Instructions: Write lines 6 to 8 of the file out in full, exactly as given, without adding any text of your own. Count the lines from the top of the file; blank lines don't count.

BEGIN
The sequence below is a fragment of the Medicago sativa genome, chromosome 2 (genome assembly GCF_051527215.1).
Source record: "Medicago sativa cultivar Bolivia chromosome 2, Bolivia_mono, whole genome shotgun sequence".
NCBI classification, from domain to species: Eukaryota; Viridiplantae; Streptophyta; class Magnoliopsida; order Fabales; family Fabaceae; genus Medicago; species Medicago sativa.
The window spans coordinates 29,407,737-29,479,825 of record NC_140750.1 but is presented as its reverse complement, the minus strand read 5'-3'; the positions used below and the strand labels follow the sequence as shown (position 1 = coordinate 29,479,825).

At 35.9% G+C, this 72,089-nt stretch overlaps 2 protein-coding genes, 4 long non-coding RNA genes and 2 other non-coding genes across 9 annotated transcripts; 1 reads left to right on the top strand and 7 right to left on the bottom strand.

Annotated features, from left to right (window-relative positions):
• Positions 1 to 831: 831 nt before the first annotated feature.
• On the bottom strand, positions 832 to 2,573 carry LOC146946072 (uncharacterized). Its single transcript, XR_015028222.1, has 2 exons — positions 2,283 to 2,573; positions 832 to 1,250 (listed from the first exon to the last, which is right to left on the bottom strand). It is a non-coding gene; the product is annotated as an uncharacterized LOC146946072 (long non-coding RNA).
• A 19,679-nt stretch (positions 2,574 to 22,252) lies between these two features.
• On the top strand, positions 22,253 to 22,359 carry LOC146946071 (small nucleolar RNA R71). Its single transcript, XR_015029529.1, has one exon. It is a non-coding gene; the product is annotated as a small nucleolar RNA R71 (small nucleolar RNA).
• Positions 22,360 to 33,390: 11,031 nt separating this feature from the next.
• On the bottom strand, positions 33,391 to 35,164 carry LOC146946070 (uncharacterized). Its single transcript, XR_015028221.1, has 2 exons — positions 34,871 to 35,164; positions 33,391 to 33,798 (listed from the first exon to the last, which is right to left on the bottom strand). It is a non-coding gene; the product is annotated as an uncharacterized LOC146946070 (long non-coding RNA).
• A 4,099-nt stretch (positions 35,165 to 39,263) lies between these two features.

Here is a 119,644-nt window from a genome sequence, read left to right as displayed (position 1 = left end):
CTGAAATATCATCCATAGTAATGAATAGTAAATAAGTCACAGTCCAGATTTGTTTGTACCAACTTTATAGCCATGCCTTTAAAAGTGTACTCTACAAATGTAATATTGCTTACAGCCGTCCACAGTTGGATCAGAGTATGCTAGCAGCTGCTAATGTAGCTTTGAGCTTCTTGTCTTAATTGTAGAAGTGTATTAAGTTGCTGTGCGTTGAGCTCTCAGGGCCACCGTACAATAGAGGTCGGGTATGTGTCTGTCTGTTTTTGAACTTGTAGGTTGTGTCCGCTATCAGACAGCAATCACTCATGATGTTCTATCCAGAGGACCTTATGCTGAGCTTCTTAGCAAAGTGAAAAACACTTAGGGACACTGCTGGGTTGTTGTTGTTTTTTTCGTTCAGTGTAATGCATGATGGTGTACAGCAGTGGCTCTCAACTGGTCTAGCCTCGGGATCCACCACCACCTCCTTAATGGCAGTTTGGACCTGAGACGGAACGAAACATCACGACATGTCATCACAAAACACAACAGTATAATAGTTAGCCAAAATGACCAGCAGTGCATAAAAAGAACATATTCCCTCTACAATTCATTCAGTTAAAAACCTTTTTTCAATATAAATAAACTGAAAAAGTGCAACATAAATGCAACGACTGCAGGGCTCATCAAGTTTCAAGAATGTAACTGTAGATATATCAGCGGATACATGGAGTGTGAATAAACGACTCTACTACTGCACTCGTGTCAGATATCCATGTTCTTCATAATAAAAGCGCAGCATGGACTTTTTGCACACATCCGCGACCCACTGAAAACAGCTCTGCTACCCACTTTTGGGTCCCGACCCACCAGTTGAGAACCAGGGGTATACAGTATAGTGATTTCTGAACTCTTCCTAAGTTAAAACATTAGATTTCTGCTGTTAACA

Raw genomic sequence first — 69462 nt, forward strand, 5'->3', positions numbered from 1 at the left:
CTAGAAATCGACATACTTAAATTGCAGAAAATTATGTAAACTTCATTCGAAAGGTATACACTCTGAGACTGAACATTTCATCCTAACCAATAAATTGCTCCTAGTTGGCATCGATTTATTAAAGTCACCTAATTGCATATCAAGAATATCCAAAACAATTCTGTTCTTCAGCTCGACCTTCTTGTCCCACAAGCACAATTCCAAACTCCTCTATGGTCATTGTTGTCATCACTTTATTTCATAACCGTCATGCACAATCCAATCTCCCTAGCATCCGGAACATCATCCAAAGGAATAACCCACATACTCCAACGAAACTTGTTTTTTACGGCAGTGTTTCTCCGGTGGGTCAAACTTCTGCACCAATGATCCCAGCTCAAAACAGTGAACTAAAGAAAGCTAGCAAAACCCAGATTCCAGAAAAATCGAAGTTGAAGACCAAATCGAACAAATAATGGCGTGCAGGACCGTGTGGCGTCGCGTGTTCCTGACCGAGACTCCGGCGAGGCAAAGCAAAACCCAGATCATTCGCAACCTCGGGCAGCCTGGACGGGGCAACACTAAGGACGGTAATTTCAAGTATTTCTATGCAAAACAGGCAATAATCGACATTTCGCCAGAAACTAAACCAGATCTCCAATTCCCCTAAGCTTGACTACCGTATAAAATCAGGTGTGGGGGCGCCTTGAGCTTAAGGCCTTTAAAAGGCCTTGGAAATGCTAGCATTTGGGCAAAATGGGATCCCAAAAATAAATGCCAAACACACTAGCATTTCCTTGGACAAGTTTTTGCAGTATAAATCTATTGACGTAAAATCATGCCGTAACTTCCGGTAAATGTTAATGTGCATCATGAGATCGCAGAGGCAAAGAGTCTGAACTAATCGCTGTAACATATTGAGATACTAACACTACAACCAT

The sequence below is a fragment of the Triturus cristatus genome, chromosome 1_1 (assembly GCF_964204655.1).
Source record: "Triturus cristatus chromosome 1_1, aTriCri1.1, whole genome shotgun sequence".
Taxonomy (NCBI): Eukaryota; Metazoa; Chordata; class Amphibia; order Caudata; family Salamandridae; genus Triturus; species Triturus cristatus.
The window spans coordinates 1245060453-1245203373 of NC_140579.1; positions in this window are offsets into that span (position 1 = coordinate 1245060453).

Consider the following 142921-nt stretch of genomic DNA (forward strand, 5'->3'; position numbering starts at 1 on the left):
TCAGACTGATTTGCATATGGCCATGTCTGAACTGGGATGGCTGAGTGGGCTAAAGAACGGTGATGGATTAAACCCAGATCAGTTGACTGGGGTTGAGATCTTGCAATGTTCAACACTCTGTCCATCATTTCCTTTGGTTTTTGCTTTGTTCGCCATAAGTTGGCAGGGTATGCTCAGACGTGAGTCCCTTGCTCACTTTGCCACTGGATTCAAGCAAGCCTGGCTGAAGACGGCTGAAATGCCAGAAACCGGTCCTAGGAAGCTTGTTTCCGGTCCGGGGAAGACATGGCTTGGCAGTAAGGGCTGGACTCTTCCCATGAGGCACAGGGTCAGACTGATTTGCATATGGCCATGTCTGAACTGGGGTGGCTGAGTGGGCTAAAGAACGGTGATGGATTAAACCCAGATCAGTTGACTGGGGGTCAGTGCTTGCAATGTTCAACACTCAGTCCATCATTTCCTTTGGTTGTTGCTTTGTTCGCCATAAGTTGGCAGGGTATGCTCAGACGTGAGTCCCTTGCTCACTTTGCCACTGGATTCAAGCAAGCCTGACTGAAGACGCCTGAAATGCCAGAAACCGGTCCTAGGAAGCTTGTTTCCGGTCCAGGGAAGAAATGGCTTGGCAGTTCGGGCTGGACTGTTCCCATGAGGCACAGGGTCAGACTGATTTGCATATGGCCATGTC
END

Annotated features, from left to right (window-relative positions):
• Positions 1 to 831: 831 nt before the first annotated feature.
• On the bottom strand, positions 832 to 2,573 carry LOC146946072 (uncharacterized). Its single transcript, XR_015028222.1, has 2 exons — positions 2,283 to 2,573; positions 832 to 1,250 (listed from the first exon to the last, which is right to left on the bottom strand). It is a non-coding gene; the product is annotated as an uncharacterized LOC146946072 (long non-coding RNA).